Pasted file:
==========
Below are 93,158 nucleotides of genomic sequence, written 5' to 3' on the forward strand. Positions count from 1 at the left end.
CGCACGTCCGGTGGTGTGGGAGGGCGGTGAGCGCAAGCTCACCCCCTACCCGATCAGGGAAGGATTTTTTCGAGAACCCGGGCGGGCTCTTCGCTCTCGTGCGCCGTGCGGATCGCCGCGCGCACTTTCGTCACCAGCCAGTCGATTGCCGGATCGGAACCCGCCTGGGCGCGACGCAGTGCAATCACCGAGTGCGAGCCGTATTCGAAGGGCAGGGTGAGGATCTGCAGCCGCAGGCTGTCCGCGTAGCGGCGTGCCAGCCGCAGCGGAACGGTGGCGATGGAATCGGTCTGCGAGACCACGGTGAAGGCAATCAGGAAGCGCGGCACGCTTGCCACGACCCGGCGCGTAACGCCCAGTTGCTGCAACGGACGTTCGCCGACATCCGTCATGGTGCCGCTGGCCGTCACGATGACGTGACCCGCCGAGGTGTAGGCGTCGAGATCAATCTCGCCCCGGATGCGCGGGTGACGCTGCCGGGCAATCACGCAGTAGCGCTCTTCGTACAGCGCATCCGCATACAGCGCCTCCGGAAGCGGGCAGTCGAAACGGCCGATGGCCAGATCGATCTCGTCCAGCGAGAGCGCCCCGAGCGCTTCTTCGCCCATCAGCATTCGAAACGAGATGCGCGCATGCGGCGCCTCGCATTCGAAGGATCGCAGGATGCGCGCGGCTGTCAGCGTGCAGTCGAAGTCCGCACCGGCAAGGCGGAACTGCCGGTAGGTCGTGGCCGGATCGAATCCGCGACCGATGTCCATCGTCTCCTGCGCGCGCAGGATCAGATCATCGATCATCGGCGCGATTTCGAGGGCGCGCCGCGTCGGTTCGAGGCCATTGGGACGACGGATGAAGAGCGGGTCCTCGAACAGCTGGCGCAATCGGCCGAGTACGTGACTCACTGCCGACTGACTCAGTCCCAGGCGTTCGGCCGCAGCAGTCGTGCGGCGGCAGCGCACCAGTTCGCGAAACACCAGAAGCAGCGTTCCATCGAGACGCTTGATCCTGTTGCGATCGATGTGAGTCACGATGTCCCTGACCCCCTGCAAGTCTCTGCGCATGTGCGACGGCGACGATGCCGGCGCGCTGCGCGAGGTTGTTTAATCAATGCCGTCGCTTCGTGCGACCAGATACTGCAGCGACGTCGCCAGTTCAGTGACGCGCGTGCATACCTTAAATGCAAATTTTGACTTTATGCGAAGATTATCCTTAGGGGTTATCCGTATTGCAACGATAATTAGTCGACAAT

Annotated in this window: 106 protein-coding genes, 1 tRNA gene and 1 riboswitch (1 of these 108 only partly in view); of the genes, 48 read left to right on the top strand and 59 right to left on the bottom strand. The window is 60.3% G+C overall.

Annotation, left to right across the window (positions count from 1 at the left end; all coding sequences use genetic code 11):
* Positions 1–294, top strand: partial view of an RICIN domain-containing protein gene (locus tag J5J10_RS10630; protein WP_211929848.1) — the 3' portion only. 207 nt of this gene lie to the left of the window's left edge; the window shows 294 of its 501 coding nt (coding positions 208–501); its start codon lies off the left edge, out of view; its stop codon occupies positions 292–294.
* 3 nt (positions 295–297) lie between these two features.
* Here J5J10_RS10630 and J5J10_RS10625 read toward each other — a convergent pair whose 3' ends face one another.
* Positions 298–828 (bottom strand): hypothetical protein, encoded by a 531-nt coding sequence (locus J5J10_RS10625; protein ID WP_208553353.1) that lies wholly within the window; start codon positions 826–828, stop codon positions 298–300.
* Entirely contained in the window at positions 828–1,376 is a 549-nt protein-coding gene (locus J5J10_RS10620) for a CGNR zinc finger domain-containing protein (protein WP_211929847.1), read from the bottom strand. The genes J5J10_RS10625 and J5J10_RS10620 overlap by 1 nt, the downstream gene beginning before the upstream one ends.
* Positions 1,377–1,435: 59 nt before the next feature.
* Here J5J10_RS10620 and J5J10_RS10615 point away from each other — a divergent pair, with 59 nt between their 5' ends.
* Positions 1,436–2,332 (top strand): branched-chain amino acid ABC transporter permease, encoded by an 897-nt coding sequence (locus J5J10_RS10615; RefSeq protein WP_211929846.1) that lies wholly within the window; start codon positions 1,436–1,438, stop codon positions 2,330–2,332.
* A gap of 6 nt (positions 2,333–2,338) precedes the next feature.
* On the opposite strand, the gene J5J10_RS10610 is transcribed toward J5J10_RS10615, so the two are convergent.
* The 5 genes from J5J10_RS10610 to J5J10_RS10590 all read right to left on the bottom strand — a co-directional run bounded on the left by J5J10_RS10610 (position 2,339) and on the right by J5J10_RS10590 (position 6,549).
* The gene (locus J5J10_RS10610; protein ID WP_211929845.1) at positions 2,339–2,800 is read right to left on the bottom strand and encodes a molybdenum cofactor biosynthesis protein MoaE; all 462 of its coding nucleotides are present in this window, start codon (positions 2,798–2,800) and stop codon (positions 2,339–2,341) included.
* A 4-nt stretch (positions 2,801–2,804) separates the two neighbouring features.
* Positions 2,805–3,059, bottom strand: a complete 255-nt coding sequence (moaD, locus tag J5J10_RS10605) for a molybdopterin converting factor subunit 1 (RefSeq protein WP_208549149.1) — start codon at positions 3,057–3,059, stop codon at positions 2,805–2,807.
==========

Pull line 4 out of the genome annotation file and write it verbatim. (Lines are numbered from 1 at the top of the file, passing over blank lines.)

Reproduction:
Annotation, left to right across the window (positions count from 1 at the left end; all coding sequences use genetic code 11):